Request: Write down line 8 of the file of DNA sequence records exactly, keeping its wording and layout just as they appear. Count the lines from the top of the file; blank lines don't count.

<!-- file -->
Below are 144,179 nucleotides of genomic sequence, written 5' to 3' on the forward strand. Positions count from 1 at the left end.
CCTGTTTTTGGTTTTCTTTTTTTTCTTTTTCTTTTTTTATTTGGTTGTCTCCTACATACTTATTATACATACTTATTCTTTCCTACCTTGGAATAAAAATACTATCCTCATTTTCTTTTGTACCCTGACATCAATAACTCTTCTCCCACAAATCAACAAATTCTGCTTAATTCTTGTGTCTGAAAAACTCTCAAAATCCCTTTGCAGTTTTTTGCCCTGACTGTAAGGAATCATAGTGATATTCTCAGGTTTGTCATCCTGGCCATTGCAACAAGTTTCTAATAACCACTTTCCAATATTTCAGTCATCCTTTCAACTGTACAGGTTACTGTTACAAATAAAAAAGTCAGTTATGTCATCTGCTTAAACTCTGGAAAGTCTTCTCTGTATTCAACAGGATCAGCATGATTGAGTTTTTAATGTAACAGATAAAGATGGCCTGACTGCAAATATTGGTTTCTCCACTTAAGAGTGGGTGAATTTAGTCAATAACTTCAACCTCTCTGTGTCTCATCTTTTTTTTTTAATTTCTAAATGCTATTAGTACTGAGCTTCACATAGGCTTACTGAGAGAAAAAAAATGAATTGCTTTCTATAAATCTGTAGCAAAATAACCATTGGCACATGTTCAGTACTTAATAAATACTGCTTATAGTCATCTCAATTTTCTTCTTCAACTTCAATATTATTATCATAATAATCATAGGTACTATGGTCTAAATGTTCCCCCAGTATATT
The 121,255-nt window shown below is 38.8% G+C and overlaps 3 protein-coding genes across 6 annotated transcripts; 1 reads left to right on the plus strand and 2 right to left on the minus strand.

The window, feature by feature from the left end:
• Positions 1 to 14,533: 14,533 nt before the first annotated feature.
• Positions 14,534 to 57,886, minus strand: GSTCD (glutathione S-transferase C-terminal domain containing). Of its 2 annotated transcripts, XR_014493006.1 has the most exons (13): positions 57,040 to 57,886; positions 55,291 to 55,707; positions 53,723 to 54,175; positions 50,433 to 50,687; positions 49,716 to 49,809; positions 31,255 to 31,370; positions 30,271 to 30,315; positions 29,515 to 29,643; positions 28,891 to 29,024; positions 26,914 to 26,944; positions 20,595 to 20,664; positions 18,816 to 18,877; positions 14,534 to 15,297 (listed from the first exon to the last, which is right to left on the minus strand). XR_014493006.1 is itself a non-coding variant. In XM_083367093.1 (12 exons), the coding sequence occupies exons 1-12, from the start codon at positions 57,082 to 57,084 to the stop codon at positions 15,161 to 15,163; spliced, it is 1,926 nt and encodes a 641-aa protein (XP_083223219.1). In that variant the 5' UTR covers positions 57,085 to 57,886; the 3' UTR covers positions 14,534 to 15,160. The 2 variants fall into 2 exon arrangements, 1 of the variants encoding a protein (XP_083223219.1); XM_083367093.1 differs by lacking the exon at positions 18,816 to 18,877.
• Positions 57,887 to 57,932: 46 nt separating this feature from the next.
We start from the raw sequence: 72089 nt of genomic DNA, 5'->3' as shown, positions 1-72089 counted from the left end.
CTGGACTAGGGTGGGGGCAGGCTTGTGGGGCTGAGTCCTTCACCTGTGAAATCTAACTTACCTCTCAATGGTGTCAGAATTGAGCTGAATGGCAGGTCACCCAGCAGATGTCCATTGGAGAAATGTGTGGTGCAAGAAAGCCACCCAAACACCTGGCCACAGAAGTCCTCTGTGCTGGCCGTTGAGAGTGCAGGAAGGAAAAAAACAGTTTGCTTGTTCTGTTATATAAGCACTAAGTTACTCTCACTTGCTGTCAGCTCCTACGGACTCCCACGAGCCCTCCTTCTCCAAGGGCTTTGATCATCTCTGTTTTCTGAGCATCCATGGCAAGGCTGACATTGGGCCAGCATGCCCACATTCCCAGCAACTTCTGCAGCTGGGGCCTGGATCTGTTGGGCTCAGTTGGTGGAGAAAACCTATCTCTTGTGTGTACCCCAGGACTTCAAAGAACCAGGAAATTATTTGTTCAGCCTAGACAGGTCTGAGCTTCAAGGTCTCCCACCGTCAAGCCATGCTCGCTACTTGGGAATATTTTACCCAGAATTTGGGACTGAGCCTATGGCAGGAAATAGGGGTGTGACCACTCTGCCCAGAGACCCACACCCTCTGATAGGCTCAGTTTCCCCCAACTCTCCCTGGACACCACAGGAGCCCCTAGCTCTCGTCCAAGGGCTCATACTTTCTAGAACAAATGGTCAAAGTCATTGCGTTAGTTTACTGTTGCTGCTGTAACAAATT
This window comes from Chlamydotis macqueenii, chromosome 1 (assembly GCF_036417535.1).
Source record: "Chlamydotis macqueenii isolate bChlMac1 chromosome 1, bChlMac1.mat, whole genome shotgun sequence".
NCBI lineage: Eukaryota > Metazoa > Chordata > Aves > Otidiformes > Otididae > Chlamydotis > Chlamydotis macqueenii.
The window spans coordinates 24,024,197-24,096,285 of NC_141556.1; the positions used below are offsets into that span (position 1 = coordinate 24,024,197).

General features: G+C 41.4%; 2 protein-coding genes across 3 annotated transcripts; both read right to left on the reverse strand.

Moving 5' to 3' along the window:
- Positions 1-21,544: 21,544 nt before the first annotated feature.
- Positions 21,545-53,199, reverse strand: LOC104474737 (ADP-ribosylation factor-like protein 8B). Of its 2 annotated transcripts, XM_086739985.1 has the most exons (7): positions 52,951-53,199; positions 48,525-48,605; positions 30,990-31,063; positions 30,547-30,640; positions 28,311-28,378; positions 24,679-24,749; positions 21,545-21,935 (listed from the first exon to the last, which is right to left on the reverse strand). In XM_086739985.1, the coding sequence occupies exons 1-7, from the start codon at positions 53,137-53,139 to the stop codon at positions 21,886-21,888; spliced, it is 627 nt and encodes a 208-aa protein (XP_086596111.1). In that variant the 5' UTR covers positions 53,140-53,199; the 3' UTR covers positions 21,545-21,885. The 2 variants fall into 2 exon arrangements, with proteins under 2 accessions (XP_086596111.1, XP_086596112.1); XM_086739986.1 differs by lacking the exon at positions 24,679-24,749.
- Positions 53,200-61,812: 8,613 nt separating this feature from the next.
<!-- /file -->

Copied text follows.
We start from the raw sequence: 72089 nt of genomic DNA, 5'->3' as shown, positions 1-72089 counted from the left end.